COP26 begins with pledges from wealthy nations to help South Africa phase out coal
The United States, United Kingdom, Germany and the European Union pledged to help fund South Africa’s transition away from the use of coal during the COP26 Climate Change Summit in Glasgow, Scotland where global leaders from nearly 200 countries are meeting to outline plans to mitigate climate change.
The $8.5 billion effort to help South Africa move to cleaner energy technology could serve as a model for other developing nations to move away from fossil fuels. Prime Minister Boris Johnson of the UK said the initial $8.5 billion partnership would help South Africa to decarbonize its coal intensive energy system. The details of the specific funding were not announced, and diplomats expect the fine print to be worked out in the months ahead.
U.S. President Joe Biden stressed that trillions in public and private funding will be needed to help the developing world move away from fossil fuels.
“By assisting and responding to the needs of developing countries, rather than dictating projects from afar, we can deliver the greatest impact for those who need it the most,” he said.
For its part, Canada’s Prime Minister, Justin Trudeau, announced investment up to $1 billion for the Climate Investment Funds Accelerated Coal Transition Investment Program, through Canada’s international climate finance contribution, to help developing countries transition from coal-fired electricity to clean power as quickly as possible.
Trudeau, also announced Canada plans to phase out thermal coal by 2030 and continue to transition to clean fuel alternatives in an effort to meet its Paris Accord Commitments.
The promise to finance a transition from coal will be noticed by politicians in developing nations because South Africa is among the most coal-dependent nations in the world, CNN reported.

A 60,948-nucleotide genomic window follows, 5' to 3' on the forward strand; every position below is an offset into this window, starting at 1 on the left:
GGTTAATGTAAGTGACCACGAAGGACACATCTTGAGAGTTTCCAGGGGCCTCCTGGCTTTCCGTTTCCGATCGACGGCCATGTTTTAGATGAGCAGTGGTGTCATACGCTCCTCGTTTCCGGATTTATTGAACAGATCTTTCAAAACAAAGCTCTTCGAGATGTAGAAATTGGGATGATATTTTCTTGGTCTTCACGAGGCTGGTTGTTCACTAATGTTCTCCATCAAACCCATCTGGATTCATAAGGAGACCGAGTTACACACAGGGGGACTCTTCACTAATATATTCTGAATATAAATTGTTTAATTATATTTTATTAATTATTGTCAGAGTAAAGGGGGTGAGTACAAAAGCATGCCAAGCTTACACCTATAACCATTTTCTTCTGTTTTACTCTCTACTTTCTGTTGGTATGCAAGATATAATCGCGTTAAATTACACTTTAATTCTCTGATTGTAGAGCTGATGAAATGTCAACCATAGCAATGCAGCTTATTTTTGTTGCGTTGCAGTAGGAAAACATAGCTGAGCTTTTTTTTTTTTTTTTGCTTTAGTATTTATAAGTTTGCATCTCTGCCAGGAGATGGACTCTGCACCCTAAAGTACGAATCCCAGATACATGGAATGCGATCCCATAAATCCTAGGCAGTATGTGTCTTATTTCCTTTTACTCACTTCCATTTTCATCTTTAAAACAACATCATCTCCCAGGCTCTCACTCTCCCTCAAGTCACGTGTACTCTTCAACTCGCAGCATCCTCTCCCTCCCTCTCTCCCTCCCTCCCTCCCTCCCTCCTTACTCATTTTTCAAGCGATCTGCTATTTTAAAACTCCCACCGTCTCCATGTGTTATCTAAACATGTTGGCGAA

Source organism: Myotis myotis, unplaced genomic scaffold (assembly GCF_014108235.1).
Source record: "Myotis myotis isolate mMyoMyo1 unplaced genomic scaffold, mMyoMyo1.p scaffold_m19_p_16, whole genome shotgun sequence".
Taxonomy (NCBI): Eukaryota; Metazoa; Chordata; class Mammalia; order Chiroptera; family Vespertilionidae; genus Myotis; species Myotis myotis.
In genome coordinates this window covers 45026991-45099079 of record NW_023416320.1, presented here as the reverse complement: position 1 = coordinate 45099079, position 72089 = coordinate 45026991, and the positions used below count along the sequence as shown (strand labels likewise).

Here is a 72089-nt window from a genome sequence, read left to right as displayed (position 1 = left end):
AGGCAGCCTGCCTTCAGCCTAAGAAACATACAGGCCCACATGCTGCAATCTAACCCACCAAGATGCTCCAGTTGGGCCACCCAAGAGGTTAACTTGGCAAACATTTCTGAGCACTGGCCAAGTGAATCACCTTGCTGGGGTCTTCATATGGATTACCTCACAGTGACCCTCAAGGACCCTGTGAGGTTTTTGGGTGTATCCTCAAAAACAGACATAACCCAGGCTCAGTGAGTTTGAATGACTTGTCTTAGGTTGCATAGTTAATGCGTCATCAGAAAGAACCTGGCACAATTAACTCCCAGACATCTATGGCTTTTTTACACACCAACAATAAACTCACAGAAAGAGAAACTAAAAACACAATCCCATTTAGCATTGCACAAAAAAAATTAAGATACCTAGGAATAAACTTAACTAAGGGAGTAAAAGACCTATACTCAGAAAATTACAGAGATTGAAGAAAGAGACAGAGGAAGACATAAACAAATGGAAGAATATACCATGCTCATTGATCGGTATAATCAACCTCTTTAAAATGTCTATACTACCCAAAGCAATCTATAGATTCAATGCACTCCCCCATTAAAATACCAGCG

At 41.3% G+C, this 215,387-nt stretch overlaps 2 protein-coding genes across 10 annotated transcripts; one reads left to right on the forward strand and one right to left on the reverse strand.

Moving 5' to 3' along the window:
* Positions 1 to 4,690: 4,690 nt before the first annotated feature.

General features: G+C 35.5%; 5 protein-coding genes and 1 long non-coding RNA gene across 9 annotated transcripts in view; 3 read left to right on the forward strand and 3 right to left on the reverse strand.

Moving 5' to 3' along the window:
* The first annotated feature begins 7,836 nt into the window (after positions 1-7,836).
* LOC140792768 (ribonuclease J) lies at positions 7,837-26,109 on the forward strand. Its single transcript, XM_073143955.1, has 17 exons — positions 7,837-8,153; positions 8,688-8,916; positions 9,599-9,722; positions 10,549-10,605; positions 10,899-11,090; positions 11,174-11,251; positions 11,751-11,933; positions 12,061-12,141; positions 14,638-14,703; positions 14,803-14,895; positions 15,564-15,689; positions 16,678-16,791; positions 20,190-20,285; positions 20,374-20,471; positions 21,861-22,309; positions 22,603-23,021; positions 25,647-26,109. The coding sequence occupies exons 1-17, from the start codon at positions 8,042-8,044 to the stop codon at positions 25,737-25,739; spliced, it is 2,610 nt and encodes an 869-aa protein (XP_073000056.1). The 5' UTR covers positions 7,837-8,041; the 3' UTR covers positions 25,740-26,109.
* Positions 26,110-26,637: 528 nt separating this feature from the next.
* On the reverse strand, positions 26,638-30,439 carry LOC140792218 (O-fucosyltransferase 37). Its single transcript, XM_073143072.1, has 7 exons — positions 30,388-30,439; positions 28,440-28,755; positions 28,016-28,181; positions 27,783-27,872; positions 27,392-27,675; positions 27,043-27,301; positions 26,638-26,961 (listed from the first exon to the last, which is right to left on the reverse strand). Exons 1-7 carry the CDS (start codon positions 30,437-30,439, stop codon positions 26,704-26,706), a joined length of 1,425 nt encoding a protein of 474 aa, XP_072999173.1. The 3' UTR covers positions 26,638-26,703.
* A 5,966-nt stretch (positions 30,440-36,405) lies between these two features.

A key sticking point at the COP26 talks is climate finance. There is a Global North-South divide at COP26 over the broken promises of wealthy countries to transfer $100 billion a year to the developing world to aid its transition to low-carbon economies.
The $100 billion target was missed last year and a large gap remains. Experts say $100 billion a year isn't enough to begin with.
Prior to COP26, only a small number of developed nations were paying their fair share on climate financing for poorer countries, according to independent think tank ODI.
While talks continued at the Summit, the demand for coal remained high in light of high natural gas prices.
Peabody Energy reported that it had sold 90 percent of the coal it will produce in 2022 and the U.S. Energy Information Administration reported that the amount of coal to U.S. power stations will rise by about 20 percent.
In other news from COP26, Trudeau, announced Canada plans to phase out thermal coal by 2030 and continue to transition to clean fuel alternatives in an effort to meet its Paris Accord Commitments.
For its part, Canada said it, “is working toward ending exports of thermal coal by no later than 2030. The ban would follow action already taken, including accelerating the phasing out of conventional coal-fired electricity in our country by 2030, and putting in place investments of more than $185 million to support coal workers and their communities through the transition to cleaner energy.”
“Climate action can’t wait,” said Trudeau. “Since 2015, Canada has been a committed partner in the fight against climate change, and as we move to a net-zero future, we will continue to do our part to cut pollution and build a cleaner future for everyone. Together, we will beat this crisis while creating a green economy and new middle class jobs for Canadians.”